Hairston led all scorers with 23 points against Villanova, and he shot 5-8 from 3-point range. Coach Roy Williams inserted Hairston into the starting lineup at Duke on Feb. 13, and North Carolina is 9-3 during that span. He became the fourth guard in the Tar Heels’ starting lineup, making them a more dangerous team on the perimeter. He’s shooting 40 percent from 3-point range and has 86 of them on the year.
DEXTER STRICKLAND, GUARD
During his career, the senior has spent time as both a point guard and shooting guard, which he is currently slotted at. Strickland is one of two Tar Heels to start all 35 games this season, and he averaged 6.3 assists per game during the ACC Tournament. Although he doesn’t get to the free throw line often, he is 24-27 (89 percent) from the charity stripe since Feb. 9. His 3.2 assist-to-turnover ratio is second nationally.
REGGIE BULLOCK, GUARD/FORWARD
The 6-foot, 7-inch junior can play either guard or forward, and he averages 14.2 points per game. He scored in double figures 28 times in 34 games this year, including the past four. He also contributes 6.5 rebounds per game and had three double-doubles in the final two weeks of the regular season. He scored 15 points and made three of four 3-pointers against the Wildcats on Friday.
JAMES MICHAEL MCADOO, FORWARD
The sophomore has started all 35 games and is the only true big man in the Tar Heels’ starting lineup. He is shooting 45 percent and leads the team with 204 field goals and 451 attempts. After averaging 6.1 points per game in a backup role as a freshman, McAdoo is tied for the team lead with 14.5 points per game this season. He’s been held in single digits scoring only four times all season and not since Feb. 16 against Virginia.
FIELDHOUSE FORUM NOTEBOOK: March 23, 2013
After media day at the Sprint Center in Kansas City, Mo., there were plenty of highlights from both Kansas and North Carolina.
This will be the third tournament matchup between the Jayhawks and the Tar Heels, but the dominating storyline around the Power and Light was Ole Miss junior guard Marshall Henderson.
Here’s a portion of a locker room interview he had today with the media.
Also, some video from conversation with senior guard Elijah Johnson on his impending matchup with the North Carolina back court.
Also, former Kansas coach Roy Williams addressed the media as well.
Finally, audio from Kansas coach Bill Self at the podium earlier today.
23 – Western Kentucky is making its 23rd NCAA Tournament appearance, including its fourth in the past six years.
19-23 – The Hilltoppers are 19-23 in the NCAA Tournament and reached the 1971 Final Four, defeating Kansas in the consolation game.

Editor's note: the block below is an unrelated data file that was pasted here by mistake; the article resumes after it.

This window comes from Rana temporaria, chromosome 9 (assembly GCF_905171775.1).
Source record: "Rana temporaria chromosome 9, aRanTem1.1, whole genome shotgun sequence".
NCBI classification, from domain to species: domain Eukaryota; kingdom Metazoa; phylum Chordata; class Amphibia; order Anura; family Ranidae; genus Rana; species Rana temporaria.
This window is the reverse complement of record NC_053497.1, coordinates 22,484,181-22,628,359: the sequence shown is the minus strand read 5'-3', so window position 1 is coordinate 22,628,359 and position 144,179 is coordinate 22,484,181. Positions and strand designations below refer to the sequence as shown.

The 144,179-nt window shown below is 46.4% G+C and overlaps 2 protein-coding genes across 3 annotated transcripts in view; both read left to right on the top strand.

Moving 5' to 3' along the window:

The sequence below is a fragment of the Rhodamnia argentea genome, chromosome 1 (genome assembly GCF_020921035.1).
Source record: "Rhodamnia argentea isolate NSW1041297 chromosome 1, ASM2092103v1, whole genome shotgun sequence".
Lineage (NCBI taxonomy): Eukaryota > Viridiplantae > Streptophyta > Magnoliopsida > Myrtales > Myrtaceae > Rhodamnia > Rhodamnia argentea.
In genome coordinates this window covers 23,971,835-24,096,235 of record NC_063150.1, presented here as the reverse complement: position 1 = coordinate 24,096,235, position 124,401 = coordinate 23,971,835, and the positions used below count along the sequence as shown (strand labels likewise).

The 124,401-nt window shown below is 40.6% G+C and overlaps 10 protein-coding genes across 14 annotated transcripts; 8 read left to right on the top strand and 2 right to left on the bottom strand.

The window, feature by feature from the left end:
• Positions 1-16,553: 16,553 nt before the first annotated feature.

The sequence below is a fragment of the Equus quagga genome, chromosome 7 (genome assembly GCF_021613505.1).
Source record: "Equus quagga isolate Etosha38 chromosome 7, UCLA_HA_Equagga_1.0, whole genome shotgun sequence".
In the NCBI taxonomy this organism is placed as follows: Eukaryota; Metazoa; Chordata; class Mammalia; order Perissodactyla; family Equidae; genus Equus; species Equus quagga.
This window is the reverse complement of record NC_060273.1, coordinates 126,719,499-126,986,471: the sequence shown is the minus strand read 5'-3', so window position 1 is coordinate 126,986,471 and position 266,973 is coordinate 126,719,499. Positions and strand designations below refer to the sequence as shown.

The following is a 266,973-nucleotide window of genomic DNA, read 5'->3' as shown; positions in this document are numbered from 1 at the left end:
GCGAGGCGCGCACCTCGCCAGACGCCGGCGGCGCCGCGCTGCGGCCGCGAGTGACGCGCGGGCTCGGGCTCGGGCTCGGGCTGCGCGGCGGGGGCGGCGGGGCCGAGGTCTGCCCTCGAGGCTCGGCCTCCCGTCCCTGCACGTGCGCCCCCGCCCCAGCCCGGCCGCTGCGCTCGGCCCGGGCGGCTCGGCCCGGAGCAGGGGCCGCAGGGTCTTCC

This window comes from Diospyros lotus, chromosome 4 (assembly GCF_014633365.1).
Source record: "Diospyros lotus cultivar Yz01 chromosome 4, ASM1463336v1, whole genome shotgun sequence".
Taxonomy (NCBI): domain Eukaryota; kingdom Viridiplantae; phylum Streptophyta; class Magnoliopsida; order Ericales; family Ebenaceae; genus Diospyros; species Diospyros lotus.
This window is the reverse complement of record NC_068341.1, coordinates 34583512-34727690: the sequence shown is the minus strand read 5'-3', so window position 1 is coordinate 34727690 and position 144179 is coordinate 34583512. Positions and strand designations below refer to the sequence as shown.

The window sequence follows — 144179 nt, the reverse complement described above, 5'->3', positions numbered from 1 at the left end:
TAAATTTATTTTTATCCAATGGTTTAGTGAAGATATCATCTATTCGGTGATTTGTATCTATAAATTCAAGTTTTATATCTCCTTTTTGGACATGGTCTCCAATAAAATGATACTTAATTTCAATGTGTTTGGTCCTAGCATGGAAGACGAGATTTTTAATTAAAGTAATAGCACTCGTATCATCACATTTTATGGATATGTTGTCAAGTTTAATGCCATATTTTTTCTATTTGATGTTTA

2 – Coach Ray Harper has two national titles from his days as head coach of Kentucky Wesleyan, an NCAA Division II program.
Kansas doesn’t crash the boards. Two of Western Kentucky’s top three scorers shoot 49 percent from the field, and the other shoots 40 percent. However, the Hilltoppers’ center isn’t a strong rebounder, and Fant is undersized. If Jeff Withey and Kevin Young keep the Hilltoppers off the offensive glass, where Western Kentucky has outrebounded its opponents 423-370, Kansas could enjoy a comfortable victory.
How much does experience help?
Western Kentucky is making its 23rd NCAA Tournament appearance, including its fourth in the past six seasons. The Hilltoppers reached the Sweet 16 in 2008, but more importantly, they have the experience of playing as a No. 16 seed. They defeated Mississippi Valley State in the First Four last season before falling to Kentucky.
T.J. Price, guard
Price is the most likely player to have a huge scoring night. He had three games of at least 18 points in the Sun Belt Tournament and is second on the team with 2.4 assists per game. He shoots 40 percent from the field and 36 percent from 3-point range.
It’s hard to guess what Western Kentucky’s record might be if it hadn’t suffered through a slew of injuries, including ones to starters Crook and Dickerson, as well as an injury to rotation guy Kevin Kaspar. The Hilltoppers are undefeated with its current starting lineup, but they’ve only played seven games with it.
WESTERN KENTUCKY (20-15, 10-10 SUN BELT)
T.J. PRICE, GUARD
The Hilltoppers’ leading scorer at 15.3 points per game, Price earned Second Team All-Sun Belt honors. The sophomore averaged 18 points per game during the Hilltoppers’ four games in the Sun Belt tournament and shoots 36 percent from 3-point range.
JAMAL CROOK, GUARD
The senior scored 17 points in Western Kentucky’s Sun Belt Tournament Championship Game victory against Florida International. He averages 12 points per game and leads all Hilltoppers who’ve attempted at least 100 shots in field goal percentage at .486. He’s also the team’s leading ball distributor with 97 assists and a 1.7 assist-to-turnover ratio.
CADEN DICKERSON, GUARD
He entered the Hilltoppers’ starting lineup as of late and has nine starts on the season. He doesn’t provide much of a scoring threat, contributing only 2.4 points per game and 1.2 rebounds per game. He shoots 26 percent from the field and didn’t play more than 25 minutes during a Sun Belt Tournament game.
GEORGE FANT, FORWARD
Despite being extremely undersized for a forward at 6 feet, 6 inches, Fant earned Third Team All-Sun Belt honors and leads the Hilltoppers with 6.8 rebounds per game. He’s second on the team with 12.9 points per game and boasts a .485 shooting percentage. He grabbed 13 rebounds against Florida International in the Sun Belt Tournament title game.
ALEKSEJS ROSTOV, CENTER
The 6 foot, 10 inch Latvian has attempted only 92 shots, but he’s shooting 55 percent from the field. He’s also 34-40 from the free throw line, good for 85 percent. He’s a part-time starter so his 2.7 rebounds per game are a little skewed, but he managed only 3.75 rebounds per game during the Sun Belt Tournament.